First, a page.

I said I would give a national overview of all the plan, so that we could have a clear picture nationally about what is happening. We will be able to identify how advanced each region is under the key headings of reducing, recycling facilities, composting facilities, major waste stations and all the issues involved. That will show the progressive regions. The proposals on thermal treatment, residual landfill and so on will be quite clear from the plan, which was agreed by the Oireachtas. The rainbow Government of which the Deputy's party was a member led the debate in 1996 on the waste management structure that we are implementing because we thought it a wise approach and supported what the rainbow Government did in 1996.
The plans are quite clear; there is nothing secretive about them. We know what is required in term of termal treatment, residual land fill and recycling facilities and these are going in at quite a pace, as the Deputy knows. I was in Cork last week and was delighted to see the 'pay for weight' system in operation. I would advise anybody in the media who is interested in seeing how these things work to look at the extraordinary technology involved. The back-up computerisation system in the lorry is such that each householder can be told what is happening.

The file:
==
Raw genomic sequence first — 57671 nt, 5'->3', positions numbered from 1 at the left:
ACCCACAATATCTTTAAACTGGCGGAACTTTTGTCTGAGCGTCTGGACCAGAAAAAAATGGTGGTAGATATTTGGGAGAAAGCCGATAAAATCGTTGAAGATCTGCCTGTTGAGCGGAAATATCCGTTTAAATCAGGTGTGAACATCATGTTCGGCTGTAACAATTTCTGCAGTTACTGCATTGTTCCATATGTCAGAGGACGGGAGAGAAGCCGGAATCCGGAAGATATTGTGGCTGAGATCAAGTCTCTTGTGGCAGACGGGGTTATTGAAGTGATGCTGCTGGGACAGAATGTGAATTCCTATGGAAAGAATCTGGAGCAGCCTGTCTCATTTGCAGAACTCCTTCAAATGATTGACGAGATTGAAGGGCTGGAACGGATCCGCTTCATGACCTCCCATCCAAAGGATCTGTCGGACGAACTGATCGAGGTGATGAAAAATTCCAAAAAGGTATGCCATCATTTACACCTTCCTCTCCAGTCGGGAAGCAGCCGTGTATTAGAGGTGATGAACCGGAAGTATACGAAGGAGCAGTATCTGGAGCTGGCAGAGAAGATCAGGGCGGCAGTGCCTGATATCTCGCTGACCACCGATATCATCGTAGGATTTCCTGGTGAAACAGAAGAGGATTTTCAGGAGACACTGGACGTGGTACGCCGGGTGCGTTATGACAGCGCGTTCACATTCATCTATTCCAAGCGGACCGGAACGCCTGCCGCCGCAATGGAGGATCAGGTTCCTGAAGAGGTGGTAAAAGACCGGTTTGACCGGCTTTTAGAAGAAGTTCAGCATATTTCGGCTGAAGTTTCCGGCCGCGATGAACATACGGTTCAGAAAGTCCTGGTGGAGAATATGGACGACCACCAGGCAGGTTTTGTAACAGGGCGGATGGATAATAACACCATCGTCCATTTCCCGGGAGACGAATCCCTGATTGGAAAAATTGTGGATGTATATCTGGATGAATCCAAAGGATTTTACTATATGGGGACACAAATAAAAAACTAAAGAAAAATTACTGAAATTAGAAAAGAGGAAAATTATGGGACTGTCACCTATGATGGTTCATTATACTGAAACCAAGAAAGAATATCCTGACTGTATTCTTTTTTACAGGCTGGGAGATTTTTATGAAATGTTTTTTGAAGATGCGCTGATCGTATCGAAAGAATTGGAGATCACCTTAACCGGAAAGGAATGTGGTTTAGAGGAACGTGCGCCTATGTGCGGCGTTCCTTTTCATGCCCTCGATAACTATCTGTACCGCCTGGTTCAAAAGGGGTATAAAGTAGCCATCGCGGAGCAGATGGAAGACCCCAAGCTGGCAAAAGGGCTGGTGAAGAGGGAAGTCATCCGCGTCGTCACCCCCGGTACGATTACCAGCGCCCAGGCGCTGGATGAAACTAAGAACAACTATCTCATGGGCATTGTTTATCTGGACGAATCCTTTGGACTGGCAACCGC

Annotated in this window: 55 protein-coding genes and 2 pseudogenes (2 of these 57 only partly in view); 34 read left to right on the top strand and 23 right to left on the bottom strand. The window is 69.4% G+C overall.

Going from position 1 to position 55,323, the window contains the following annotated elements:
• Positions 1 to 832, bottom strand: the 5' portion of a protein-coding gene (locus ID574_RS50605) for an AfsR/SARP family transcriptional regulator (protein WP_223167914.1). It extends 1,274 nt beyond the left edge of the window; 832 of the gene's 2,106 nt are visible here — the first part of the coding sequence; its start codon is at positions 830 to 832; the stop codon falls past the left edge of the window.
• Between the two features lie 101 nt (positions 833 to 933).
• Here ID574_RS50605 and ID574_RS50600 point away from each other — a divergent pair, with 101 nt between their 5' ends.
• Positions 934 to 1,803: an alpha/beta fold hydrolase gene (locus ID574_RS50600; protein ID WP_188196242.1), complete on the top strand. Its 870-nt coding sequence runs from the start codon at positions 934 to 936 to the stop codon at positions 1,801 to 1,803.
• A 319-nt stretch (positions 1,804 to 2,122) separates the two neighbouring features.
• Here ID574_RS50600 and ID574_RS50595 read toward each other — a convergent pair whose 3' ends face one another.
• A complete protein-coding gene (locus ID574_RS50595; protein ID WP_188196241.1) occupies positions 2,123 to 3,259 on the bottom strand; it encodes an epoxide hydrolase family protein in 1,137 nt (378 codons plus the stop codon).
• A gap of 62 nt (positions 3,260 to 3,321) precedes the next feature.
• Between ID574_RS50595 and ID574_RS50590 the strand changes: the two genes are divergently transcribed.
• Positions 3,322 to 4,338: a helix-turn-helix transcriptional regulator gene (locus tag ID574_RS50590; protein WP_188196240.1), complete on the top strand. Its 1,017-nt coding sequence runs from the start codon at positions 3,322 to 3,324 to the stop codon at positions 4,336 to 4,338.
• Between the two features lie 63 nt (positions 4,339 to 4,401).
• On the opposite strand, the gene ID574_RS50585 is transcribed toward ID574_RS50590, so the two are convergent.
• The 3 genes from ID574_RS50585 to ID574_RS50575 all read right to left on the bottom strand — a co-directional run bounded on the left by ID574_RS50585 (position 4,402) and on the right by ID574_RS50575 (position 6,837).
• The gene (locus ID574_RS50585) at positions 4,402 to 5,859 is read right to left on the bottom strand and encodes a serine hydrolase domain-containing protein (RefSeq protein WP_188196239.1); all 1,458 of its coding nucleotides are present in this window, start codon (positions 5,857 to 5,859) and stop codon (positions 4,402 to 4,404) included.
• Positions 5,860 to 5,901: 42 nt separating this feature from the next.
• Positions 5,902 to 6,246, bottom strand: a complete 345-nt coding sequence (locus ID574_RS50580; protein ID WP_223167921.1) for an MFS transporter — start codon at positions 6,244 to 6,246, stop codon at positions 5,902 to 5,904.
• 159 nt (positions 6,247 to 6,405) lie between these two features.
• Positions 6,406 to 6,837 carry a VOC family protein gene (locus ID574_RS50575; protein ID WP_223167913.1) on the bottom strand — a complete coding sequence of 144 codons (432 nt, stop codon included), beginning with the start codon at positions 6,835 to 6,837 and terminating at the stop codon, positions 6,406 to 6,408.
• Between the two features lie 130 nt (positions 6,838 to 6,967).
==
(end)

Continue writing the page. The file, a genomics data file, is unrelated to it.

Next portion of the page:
The public knows about the plans and what is happening in their regional area. That is the basis of going forward. The Deputy and the Fine Gael Party, in spite of having introduced the legislation, seem to ignore the facts and pretend that nothing is in place, while the public is getting on with solving the crisis of waste.
The Minister spent most of the time speaking but I did not get an opportunity to ask supplementary questions.
Surely the Minister cannot waffle out of the situation. That is ridiculous. I have one supplementary question. Where is he proposing to store the nuclear waste? He said in committee that four sites were being considered. Where are they?
The detail is in the question, as the Chair rightly said. I could not finish within the rules of the House. That is not my fault. The information will be made available to the Deputies. The final decisionsââ
The Minister initially had two minutes, which the Chair intervened to point out and the Minister resumed his seat. Deputy Allen then took two minutes to ask a question and the Minister took another two minutes. I intervened to tell the Minister the six minutes were up. I now call Question No. 139